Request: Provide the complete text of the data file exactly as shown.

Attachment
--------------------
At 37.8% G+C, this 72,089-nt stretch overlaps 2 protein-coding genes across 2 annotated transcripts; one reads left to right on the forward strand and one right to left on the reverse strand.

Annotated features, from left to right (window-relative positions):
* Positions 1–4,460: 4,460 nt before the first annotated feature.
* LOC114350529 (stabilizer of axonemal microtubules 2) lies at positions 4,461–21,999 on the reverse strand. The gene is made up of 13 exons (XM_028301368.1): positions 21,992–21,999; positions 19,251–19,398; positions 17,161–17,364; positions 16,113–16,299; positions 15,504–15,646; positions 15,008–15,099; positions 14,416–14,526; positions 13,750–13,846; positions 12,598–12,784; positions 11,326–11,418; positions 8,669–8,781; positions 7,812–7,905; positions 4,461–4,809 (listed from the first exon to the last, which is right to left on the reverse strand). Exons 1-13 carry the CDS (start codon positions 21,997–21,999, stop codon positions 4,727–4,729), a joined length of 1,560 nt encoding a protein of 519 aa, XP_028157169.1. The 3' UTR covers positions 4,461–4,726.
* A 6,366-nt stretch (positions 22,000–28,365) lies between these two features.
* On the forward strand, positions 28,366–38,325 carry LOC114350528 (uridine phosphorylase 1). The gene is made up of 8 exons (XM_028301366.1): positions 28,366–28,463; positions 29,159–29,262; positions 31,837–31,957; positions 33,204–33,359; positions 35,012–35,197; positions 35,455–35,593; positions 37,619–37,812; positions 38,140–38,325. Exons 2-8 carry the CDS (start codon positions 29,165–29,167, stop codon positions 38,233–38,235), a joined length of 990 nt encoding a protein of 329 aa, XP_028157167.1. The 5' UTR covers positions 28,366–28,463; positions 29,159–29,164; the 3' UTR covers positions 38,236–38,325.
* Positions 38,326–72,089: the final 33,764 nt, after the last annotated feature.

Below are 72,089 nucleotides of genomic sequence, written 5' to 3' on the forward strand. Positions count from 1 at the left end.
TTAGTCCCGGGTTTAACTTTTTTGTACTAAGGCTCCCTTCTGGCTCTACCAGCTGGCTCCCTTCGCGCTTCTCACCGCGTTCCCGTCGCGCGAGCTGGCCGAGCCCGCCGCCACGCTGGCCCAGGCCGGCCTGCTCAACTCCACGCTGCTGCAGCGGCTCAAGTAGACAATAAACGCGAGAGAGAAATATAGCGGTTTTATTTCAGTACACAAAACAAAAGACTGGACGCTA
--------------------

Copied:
At 37.8% G+C, this 72,089-nt stretch overlaps 2 protein-coding genes across 2 annotated transcripts; one reads left to right on the forward strand and one right to left on the reverse strand.

Annotated features, from left to right (window-relative positions):
* Positions 1–4,460: 4,460 nt before the first annotated feature.
* LOC114350529 (stabilizer of axonemal microtubules 2) lies at positions 4,461–21,999 on the reverse strand. The gene is made up of 13 exons (XM_028301368.1): positions 21,992–21,999; positions 19,251–19,398; positions 17,161–17,364; positions 16,113–16,299; positions 15,504–15,646; positions 15,008–15,099; positions 14,416–14,526; positions 13,750–13,846; positions 12,598–12,784; positions 11,326–11,418; positions 8,669–8,781; positions 7,812–7,905; positions 4,461–4,809 (listed from the first exon to the last, which is right to left on the reverse strand). Exons 1-13 carry the CDS (start codon positions 21,997–21,999, stop codon positions 4,727–4,729), a joined length of 1,560 nt encoding a protein of 519 aa, XP_028157169.1. The 3' UTR covers positions 4,461–4,726.
* A 6,366-nt stretch (positions 22,000–28,365) lies between these two features.
* On the forward strand, positions 28,366–38,325 carry LOC114350528 (uridine phosphorylase 1). The gene is made up of 8 exons (XM_028301366.1): positions 28,366–28,463; positions 29,159–29,262; positions 31,837–31,957; positions 33,204–33,359; positions 35,012–35,197; positions 35,455–35,593; positions 37,619–37,812; positions 38,140–38,325. Exons 2-8 carry the CDS (start codon positions 29,165–29,167, stop codon positions 38,233–38,235), a joined length of 990 nt encoding a protein of 329 aa, XP_028157167.1. The 5' UTR covers positions 28,366–28,463; positions 29,159–29,164; the 3' UTR covers positions 38,236–38,325.
* Positions 38,326–72,089: the final 33,764 nt, after the last annotated feature.

Below are 72,089 nucleotides of genomic sequence, written 5' to 3' on the forward strand. Positions count from 1 at the left end.
TTAGTCCCGGGTTTAACTTTTTTGTACTAAGGCTCCCTTCTGGCTCTACCAGCTGGCTCCCTTCGCGCTTCTCACCGCGTTCCCGTCGCGCGAGCTGGCCGAGCCCGCCGCCACGCTGGCCCAGGCCGGCCTGCTCAACTCCACGCTGCTGCAGCGGCTCAAGTAGACAATAAACGCGAGAGAGAAATATAGCGGTTTTATTTCAGTACACAAAACAAAAGACTGGACGCTA